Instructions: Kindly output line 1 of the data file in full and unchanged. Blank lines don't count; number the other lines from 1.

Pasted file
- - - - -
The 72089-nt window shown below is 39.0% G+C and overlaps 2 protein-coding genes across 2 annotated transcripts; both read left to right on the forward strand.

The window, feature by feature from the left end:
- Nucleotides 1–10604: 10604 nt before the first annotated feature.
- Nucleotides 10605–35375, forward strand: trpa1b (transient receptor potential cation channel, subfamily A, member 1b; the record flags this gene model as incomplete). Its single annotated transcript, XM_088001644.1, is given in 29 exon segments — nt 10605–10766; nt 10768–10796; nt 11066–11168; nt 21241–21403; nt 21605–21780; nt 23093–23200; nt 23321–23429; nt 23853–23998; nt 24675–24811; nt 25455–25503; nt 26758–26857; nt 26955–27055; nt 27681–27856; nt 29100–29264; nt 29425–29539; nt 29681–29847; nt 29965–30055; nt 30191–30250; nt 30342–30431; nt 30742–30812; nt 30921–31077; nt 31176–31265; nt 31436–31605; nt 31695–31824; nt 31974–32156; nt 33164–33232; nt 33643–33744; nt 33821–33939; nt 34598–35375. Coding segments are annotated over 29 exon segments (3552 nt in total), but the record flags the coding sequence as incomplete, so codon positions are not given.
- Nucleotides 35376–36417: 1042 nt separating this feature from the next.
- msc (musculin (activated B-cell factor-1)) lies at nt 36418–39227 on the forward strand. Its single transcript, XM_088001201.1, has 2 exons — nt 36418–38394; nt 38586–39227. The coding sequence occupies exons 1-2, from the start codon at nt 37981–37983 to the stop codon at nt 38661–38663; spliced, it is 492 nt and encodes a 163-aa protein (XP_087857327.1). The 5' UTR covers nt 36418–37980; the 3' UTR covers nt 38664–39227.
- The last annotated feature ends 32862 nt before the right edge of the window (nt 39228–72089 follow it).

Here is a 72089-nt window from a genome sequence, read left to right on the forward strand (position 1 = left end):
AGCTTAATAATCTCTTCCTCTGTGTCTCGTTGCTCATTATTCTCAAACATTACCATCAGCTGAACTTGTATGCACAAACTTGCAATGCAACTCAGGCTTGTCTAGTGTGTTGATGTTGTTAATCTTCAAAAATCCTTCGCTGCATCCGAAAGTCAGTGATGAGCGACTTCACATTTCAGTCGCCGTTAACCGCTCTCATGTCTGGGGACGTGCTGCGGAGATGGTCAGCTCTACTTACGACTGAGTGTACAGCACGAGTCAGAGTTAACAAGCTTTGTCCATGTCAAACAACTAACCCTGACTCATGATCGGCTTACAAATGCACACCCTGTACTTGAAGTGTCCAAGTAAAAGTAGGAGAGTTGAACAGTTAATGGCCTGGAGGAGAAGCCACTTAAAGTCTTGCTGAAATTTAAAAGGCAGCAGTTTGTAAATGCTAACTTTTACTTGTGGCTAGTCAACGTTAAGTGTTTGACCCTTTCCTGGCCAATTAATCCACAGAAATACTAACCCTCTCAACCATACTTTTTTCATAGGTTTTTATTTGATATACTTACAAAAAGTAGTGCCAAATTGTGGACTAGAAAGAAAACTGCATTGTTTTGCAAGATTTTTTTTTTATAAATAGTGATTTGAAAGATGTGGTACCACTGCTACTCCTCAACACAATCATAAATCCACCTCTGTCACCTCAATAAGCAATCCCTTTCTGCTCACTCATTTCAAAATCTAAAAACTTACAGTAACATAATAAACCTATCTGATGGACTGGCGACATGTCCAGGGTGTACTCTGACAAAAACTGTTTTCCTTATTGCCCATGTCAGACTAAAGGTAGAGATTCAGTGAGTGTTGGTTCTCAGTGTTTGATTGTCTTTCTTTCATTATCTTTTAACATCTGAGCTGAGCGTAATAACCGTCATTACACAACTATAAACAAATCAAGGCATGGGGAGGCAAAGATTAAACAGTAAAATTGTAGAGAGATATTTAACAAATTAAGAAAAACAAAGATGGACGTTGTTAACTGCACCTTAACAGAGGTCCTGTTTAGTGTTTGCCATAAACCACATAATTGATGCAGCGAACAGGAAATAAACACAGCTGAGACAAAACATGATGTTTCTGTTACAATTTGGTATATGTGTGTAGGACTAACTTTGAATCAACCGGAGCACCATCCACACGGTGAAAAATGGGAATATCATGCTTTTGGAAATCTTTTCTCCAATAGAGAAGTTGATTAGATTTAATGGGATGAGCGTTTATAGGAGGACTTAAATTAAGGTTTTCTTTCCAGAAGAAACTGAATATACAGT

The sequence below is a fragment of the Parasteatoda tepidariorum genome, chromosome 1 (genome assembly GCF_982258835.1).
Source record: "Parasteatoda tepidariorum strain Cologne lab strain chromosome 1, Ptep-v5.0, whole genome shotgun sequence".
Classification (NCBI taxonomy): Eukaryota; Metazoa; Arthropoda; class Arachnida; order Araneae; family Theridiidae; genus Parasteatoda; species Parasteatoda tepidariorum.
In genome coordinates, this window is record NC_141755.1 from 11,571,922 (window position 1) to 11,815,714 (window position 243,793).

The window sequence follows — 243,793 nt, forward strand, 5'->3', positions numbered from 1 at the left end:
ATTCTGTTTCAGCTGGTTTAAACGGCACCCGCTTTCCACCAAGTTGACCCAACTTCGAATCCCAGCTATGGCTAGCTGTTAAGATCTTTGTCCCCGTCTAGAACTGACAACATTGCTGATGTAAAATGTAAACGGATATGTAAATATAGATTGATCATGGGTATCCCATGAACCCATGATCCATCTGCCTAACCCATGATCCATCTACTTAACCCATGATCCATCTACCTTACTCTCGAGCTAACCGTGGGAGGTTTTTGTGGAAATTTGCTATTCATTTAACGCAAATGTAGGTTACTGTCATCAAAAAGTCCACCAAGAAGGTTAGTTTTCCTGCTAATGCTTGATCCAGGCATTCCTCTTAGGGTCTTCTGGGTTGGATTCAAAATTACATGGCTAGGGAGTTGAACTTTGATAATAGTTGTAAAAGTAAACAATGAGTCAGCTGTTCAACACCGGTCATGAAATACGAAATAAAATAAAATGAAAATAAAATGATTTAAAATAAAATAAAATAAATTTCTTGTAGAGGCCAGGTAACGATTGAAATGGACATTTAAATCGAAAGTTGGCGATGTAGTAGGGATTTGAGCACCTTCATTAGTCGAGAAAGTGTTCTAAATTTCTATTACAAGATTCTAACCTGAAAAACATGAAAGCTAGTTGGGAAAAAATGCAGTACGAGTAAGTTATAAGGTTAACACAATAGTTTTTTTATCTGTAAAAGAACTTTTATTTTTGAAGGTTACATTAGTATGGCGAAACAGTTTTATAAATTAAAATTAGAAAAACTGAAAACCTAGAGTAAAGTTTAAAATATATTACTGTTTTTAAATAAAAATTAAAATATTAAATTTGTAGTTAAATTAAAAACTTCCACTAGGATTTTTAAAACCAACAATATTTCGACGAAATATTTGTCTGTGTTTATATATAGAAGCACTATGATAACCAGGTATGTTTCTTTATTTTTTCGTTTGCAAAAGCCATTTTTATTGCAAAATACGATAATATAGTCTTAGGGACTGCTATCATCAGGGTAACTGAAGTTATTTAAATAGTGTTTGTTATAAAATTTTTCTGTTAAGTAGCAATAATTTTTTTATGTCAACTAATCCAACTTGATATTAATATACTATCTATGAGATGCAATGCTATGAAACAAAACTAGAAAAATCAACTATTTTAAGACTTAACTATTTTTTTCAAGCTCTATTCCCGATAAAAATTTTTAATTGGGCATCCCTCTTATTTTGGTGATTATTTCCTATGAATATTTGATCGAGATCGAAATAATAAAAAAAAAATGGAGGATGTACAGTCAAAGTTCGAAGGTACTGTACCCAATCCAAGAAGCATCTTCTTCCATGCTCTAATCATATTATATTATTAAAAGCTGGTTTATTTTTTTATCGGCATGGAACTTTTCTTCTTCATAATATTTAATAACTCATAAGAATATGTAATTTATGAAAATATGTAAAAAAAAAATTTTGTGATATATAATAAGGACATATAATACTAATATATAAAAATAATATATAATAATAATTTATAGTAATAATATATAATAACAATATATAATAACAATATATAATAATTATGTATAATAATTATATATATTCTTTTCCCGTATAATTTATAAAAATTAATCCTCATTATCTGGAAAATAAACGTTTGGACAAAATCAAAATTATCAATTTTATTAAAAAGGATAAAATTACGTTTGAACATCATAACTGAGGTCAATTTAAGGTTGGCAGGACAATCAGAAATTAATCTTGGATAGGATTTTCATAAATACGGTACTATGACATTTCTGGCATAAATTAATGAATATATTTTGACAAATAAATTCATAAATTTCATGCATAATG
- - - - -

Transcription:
The 72089-nt window shown below is 39.0% G+C and overlaps 2 protein-coding genes across 2 annotated transcripts; both read left to right on the forward strand.